This is the third article in our Meet The Markers special report.
The Economics Department, in contrast was preoccupied with preparing questions for the Prelim examinations later this year. In the few minutes calculated and allocated to us on the basis of the marginalist principle, we managed to glean a few precious nuggets of information about the recent examinations. Microeconomics markers appeared to be particularly envious of Macroeconomics Trade markers given the bulk of students chose to begin from the Micro section and end somewhere before the passing mark. The absurdly limited time allocated to the paper ensured not even the most illegible Arabic scribblings allowed any student to complete the paper with any degree of satisfaction.
As put succinctly by an Economics student, “nobody studies trade”, allowing the Trade markers to complete their marking quickly and efficiently. Some markers complained of running out of ink as a result of the large crosses they had to draw on students’ scripts but these complaints were brushed aside by those assigned to other questions who were trying to find a way to simultaneously draw crosses and bang their heads against the wall.
To find out just how the department managed to wipe the floor with so many students, we spoke to Mr Yew Dun Ngoh, Jack, a prominent teacher at the Department of Economics. Mr Yew once again brought up the strategies employed by the Chemistry department of testing things that students were unlikely to know, thereby trimming marking time significantly.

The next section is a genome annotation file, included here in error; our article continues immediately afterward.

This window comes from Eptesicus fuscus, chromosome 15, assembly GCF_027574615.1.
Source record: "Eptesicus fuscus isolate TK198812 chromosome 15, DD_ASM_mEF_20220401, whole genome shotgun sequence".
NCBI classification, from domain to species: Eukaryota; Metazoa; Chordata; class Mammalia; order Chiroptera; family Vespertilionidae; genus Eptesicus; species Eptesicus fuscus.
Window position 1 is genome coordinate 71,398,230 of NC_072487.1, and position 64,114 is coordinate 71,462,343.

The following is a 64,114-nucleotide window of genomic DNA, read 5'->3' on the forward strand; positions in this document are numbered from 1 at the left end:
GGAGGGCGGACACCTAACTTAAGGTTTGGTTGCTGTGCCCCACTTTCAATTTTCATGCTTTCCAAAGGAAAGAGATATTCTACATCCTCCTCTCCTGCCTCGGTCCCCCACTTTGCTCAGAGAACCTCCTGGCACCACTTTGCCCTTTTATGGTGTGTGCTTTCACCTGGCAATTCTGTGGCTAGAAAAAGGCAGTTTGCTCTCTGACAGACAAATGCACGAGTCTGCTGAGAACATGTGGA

Most notably, he raised a key strategy involving not teaching HP students anything about International Economics, thereby disqualifying a large chunk of the students who would be able to finish the paper from writing that particular essay. This, he says, had the spillover effect of convincing naive science students that they could get by without studying the topic, a mistake many of them are now kicking themselves over. Noting the more “freeform” teaching style in the HP as well as the focus on “self-learning”, he believes students should have known better.
In an effort to rub salt in their wounds, the Department set a “pure regurgitation” International Trade question, the only kind of question science students are known to do well in. This teased them as they were forced to impale themselves on the spikes of question 4b, giving markers an intense morbid glee in the symbolic spillage of red ink.
As of this writing, the Department of Economics was seen marking the final scripts with mixed feelings – the joy that the marking was almost over, and the unmistakable horror that this batch might not make it.